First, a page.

FAYETTEVILLE, Ark. — Hearts pounding in their chests, the players in LSU’s dugout waited to celebrate. Frustration and angst and disappointment had filled the past week as they lost five straight games.

But here, on Saturday afternoon at Baum-Walker Stadium, they waited for the ending of a 3-2 victory.

Arkansas had the winning run in the batter’s box with two outs in the ninth inning. On the mound stood junior Todd Peterson. He had escaped a bases-loaded jam when he entered in the sixth inning. At 59 pitches, it was already his longest outing of the season.

Peterson reared back, and his final throw smacked into the glove of catcher Saul Garza without a swing. Strike three. LSU’s players ran of the dugout and in from their positions, celebrating once again. They had beaten Arkansas, the No. 5 team in the country, and avoided a sweep.

“To come out here with one, we're not leaving here with our heads down,” Peterson said. “We're leaving here with our heads up.”

Peterson was the hero on the mound, while Antoine Duplantis was the hero at the plate. His three-run home run in the eighth inning provided LSU's only runs and was the game-winner. 

LSU (31-21, 15-12 Southeastern Conference) had allowed double-digit runs in four straight games, so starting pitcher Landon Marceaux just wanted to keep the score close. He held Arkansas to two runs over five-plus innings — the longest start by an LSU pitcher in two weeks.

The Tigers' defense saved multiple runs behind Marceaux. When the Razorbacks (39-13, 19-8) put two runners in scoring position in the second inning, third baseman Hal Hughes caught one in a rundown between home plate. Marceaux induced a fly ball to end the inning.

“I can't give Landon enough credit for working his butt off the whole game,” said Hughes, who had three hits.

Marceaux allowed two doubles to begin the sixth inning. Arkansas scored its second run. After Marceaux issued a walk, coach Paul Mainieri brought in Peterson. A single loaded the bases.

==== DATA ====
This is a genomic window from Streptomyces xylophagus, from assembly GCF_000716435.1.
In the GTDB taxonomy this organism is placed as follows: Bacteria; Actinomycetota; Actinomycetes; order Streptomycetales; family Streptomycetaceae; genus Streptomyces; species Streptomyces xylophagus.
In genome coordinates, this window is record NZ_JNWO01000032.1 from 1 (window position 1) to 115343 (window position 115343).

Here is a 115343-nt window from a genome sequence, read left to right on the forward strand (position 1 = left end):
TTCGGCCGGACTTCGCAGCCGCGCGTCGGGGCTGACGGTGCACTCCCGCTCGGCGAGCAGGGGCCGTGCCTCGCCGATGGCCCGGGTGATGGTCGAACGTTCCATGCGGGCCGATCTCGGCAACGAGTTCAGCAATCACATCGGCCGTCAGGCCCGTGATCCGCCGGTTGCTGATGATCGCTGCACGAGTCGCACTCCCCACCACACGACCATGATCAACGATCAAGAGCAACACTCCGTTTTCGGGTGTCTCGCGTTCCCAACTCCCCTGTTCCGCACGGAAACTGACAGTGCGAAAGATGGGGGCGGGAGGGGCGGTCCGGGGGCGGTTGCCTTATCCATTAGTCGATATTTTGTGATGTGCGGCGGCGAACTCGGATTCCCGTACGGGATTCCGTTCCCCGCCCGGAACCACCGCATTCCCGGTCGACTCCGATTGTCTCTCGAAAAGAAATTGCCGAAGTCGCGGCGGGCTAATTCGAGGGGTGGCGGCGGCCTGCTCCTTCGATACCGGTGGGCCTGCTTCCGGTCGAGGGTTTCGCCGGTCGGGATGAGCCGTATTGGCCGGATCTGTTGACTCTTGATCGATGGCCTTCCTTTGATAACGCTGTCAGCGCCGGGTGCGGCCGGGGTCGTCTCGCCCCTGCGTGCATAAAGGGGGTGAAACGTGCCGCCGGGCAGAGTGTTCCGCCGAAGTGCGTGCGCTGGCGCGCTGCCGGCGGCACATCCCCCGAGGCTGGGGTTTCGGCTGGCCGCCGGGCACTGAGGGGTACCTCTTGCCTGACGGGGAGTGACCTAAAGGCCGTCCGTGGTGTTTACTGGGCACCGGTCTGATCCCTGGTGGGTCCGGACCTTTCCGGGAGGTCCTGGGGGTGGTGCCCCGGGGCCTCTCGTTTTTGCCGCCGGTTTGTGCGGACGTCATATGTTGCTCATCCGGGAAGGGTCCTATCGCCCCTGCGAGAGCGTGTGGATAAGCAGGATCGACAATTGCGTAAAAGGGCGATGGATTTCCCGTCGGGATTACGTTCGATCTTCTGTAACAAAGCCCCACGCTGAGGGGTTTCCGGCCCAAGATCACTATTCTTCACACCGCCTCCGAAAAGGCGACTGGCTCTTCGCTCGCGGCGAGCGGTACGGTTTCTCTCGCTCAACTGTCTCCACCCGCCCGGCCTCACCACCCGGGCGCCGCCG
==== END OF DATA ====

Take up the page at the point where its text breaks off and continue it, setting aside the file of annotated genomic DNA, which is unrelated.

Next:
Peterson induced a ground ball from the next hitter. Second baseman Brandt Broussard fielded it, and his throw home beat the lead runner. The bases remained loaded with one out. Arkansas had blown open the past two games in similar situations.

The next Arkansas batter hit a grounder to Hughes. He threw to catcher Saul Garza, who tagged home plate and threw to first base for a double play that ended the inning.

Still, LSU’s offense continued to struggle. That changed in the eighth inning. With Hughes and Broussard on base with one out, Duplantis waited through a pitching change.

The second pitch of the at-bat came high and inside. Duplantis turned on it. The ball floated through the air. Duplantis didn’t think he made good contact. But Arkansas’ right fielder kept backing up.

“That might go out,” Hughes thought.

The ball landed in the bullpen. Duplantis had popped out with a runner in scoring position his previous at-bat and banged his helmet in disgust. This time, his ninth homer gave LSU a one-run lead.

“Honestly, I capped it,” Duplantis said. “I was running down the line and I said a curse word. Then it ended up going over.”

Shortstop Josh Smith jumped over the dugout railing. The players yelled. They gathered outside the dugout and waited for Duplantis.

The Tigers' recent losses had felt devastating, Duplantis said. After his home run, they had a chance to win a conference game on the road and gather some momentum for the last four games of the regular season.

"This was unbelievably huge," Duplantis said. "We've got to keep building off this."

Peterson threw two more shutout innings to close it. He walked a batter in the ninth with one out, but a fly ball and a strikeout ended the game. LSU had stopped its losing streak.

“I know a lot of people have written us off,” Mainieri said, “but I haven't — and neither have our players.”


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